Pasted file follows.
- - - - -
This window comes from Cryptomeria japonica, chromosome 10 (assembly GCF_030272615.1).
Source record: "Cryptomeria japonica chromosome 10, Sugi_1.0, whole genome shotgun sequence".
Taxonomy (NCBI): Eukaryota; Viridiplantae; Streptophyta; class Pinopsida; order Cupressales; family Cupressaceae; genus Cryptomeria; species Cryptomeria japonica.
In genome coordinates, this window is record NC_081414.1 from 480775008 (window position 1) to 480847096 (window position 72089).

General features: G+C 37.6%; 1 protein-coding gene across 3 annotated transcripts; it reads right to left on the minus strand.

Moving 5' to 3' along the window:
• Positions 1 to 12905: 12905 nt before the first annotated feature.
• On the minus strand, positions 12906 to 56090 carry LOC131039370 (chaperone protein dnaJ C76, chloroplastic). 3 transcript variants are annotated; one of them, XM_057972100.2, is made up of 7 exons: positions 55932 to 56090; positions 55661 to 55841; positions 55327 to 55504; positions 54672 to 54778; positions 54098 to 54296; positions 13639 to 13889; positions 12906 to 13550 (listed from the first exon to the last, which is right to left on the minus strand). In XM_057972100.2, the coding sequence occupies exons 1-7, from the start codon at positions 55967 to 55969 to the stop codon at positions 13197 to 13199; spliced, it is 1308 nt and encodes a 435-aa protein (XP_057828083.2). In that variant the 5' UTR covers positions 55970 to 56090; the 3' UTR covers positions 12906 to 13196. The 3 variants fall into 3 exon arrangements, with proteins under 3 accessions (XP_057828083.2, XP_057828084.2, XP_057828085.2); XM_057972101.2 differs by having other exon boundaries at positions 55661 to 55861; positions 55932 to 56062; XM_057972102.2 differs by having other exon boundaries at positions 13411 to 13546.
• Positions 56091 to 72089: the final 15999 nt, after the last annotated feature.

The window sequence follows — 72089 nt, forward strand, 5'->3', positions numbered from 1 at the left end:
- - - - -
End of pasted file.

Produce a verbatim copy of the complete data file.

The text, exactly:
This window comes from Cryptomeria japonica, chromosome 10 (assembly GCF_030272615.1).
Source record: "Cryptomeria japonica chromosome 10, Sugi_1.0, whole genome shotgun sequence".
Taxonomy (NCBI): Eukaryota; Viridiplantae; Streptophyta; class Pinopsida; order Cupressales; family Cupressaceae; genus Cryptomeria; species Cryptomeria japonica.
In genome coordinates, this window is record NC_081414.1 from 480775008 (window position 1) to 480847096 (window position 72089).

General features: G+C 37.6%; 1 protein-coding gene across 3 annotated transcripts; it reads right to left on the minus strand.

Moving 5' to 3' along the window:
• Positions 1 to 12905: 12905 nt before the first annotated feature.
• On the minus strand, positions 12906 to 56090 carry LOC131039370 (chaperone protein dnaJ C76, chloroplastic). 3 transcript variants are annotated; one of them, XM_057972100.2, is made up of 7 exons: positions 55932 to 56090; positions 55661 to 55841; positions 55327 to 55504; positions 54672 to 54778; positions 54098 to 54296; positions 13639 to 13889; positions 12906 to 13550 (listed from the first exon to the last, which is right to left on the minus strand). In XM_057972100.2, the coding sequence occupies exons 1-7, from the start codon at positions 55967 to 55969 to the stop codon at positions 13197 to 13199; spliced, it is 1308 nt and encodes a 435-aa protein (XP_057828083.2). In that variant the 5' UTR covers positions 55970 to 56090; the 3' UTR covers positions 12906 to 13196. The 3 variants fall into 3 exon arrangements, with proteins under 3 accessions (XP_057828083.2, XP_057828084.2, XP_057828085.2); XM_057972101.2 differs by having other exon boundaries at positions 55661 to 55861; positions 55932 to 56062; XM_057972102.2 differs by having other exon boundaries at positions 13411 to 13546.
• Positions 56091 to 72089: the final 15999 nt, after the last annotated feature.

The window sequence follows — 72089 nt, forward strand, 5'->3', positions numbered from 1 at the left end: